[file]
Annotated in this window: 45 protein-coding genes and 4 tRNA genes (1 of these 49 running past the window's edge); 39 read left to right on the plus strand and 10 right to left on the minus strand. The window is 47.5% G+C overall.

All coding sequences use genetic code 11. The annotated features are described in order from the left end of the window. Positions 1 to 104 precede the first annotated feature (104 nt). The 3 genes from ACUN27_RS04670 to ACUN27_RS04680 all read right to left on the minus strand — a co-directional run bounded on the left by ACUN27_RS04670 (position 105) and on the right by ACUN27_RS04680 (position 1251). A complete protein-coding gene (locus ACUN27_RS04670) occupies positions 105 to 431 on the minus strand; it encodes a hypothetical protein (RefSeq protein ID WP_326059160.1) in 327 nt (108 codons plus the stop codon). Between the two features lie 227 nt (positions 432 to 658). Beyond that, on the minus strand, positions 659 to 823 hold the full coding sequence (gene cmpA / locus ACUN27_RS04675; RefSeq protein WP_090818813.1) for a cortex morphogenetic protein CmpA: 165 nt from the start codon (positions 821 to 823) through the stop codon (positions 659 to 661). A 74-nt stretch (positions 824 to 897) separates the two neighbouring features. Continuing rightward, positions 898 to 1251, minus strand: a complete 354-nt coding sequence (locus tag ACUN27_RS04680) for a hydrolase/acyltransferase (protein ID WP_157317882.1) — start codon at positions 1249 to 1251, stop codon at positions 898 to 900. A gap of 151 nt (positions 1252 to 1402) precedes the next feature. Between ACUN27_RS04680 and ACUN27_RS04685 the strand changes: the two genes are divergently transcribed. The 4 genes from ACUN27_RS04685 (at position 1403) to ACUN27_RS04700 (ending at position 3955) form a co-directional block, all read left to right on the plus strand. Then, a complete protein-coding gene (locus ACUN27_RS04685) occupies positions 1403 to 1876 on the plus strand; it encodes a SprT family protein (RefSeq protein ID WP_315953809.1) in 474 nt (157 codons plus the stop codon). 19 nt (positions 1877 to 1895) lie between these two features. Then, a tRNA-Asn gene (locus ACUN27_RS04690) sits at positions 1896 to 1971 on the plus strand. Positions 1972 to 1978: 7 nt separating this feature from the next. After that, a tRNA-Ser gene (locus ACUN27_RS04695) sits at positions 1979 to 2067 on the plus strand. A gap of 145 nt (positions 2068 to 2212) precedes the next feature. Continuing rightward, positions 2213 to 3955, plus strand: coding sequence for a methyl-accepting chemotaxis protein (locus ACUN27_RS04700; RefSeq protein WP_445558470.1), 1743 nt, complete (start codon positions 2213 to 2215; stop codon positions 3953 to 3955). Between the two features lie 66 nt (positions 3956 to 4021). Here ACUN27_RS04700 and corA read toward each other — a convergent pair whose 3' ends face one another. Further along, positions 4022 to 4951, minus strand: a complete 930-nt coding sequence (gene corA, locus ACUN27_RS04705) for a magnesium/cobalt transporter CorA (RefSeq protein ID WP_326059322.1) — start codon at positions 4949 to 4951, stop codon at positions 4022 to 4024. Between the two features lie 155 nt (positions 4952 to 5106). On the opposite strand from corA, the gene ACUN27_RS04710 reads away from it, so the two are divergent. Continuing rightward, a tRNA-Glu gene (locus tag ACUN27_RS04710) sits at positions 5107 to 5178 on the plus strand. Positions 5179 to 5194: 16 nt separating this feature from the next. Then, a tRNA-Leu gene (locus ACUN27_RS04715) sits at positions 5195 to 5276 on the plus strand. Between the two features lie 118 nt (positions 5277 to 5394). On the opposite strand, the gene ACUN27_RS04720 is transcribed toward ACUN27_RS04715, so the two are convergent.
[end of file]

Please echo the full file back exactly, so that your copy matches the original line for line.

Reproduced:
Annotated in this window: 45 protein-coding genes and 4 tRNA genes (1 of these 49 running past the window's edge); 39 read left to right on the plus strand and 10 right to left on the minus strand. The window is 47.5% G+C overall.

All coding sequences use genetic code 11. The annotated features are described in order from the left end of the window. Positions 1 to 104 precede the first annotated feature (104 nt). The 3 genes from ACUN27_RS04670 to ACUN27_RS04680 all read right to left on the minus strand — a co-directional run bounded on the left by ACUN27_RS04670 (position 105) and on the right by ACUN27_RS04680 (position 1251). A complete protein-coding gene (locus ACUN27_RS04670) occupies positions 105 to 431 on the minus strand; it encodes a hypothetical protein (RefSeq protein ID WP_326059160.1) in 327 nt (108 codons plus the stop codon). Between the two features lie 227 nt (positions 432 to 658). Beyond that, on the minus strand, positions 659 to 823 hold the full coding sequence (gene cmpA / locus ACUN27_RS04675; RefSeq protein WP_090818813.1) for a cortex morphogenetic protein CmpA: 165 nt from the start codon (positions 821 to 823) through the stop codon (positions 659 to 661). A 74-nt stretch (positions 824 to 897) separates the two neighbouring features. Continuing rightward, positions 898 to 1251, minus strand: a complete 354-nt coding sequence (locus tag ACUN27_RS04680) for a hydrolase/acyltransferase (protein ID WP_157317882.1) — start codon at positions 1249 to 1251, stop codon at positions 898 to 900. A gap of 151 nt (positions 1252 to 1402) precedes the next feature. Between ACUN27_RS04680 and ACUN27_RS04685 the strand changes: the two genes are divergently transcribed. The 4 genes from ACUN27_RS04685 (at position 1403) to ACUN27_RS04700 (ending at position 3955) form a co-directional block, all read left to right on the plus strand. Then, a complete protein-coding gene (locus ACUN27_RS04685) occupies positions 1403 to 1876 on the plus strand; it encodes a SprT family protein (RefSeq protein ID WP_315953809.1) in 474 nt (157 codons plus the stop codon). 19 nt (positions 1877 to 1895) lie between these two features. Then, a tRNA-Asn gene (locus ACUN27_RS04690) sits at positions 1896 to 1971 on the plus strand. Positions 1972 to 1978: 7 nt separating this feature from the next. After that, a tRNA-Ser gene (locus ACUN27_RS04695) sits at positions 1979 to 2067 on the plus strand. A gap of 145 nt (positions 2068 to 2212) precedes the next feature. Continuing rightward, positions 2213 to 3955, plus strand: coding sequence for a methyl-accepting chemotaxis protein (locus ACUN27_RS04700; RefSeq protein WP_445558470.1), 1743 nt, complete (start codon positions 2213 to 2215; stop codon positions 3953 to 3955). Between the two features lie 66 nt (positions 3956 to 4021). Here ACUN27_RS04700 and corA read toward each other — a convergent pair whose 3' ends face one another. Further along, positions 4022 to 4951, minus strand: a complete 930-nt coding sequence (gene corA, locus ACUN27_RS04705) for a magnesium/cobalt transporter CorA (RefSeq protein ID WP_326059322.1) — start codon at positions 4949 to 4951, stop codon at positions 4022 to 4024. Between the two features lie 155 nt (positions 4952 to 5106). On the opposite strand from corA, the gene ACUN27_RS04710 reads away from it, so the two are divergent. Continuing rightward, a tRNA-Glu gene (locus tag ACUN27_RS04710) sits at positions 5107 to 5178 on the plus strand. Positions 5179 to 5194: 16 nt separating this feature from the next. Then, a tRNA-Leu gene (locus ACUN27_RS04715) sits at positions 5195 to 5276 on the plus strand. Between the two features lie 118 nt (positions 5277 to 5394). On the opposite strand, the gene ACUN27_RS04720 is transcribed toward ACUN27_RS04715, so the two are convergent.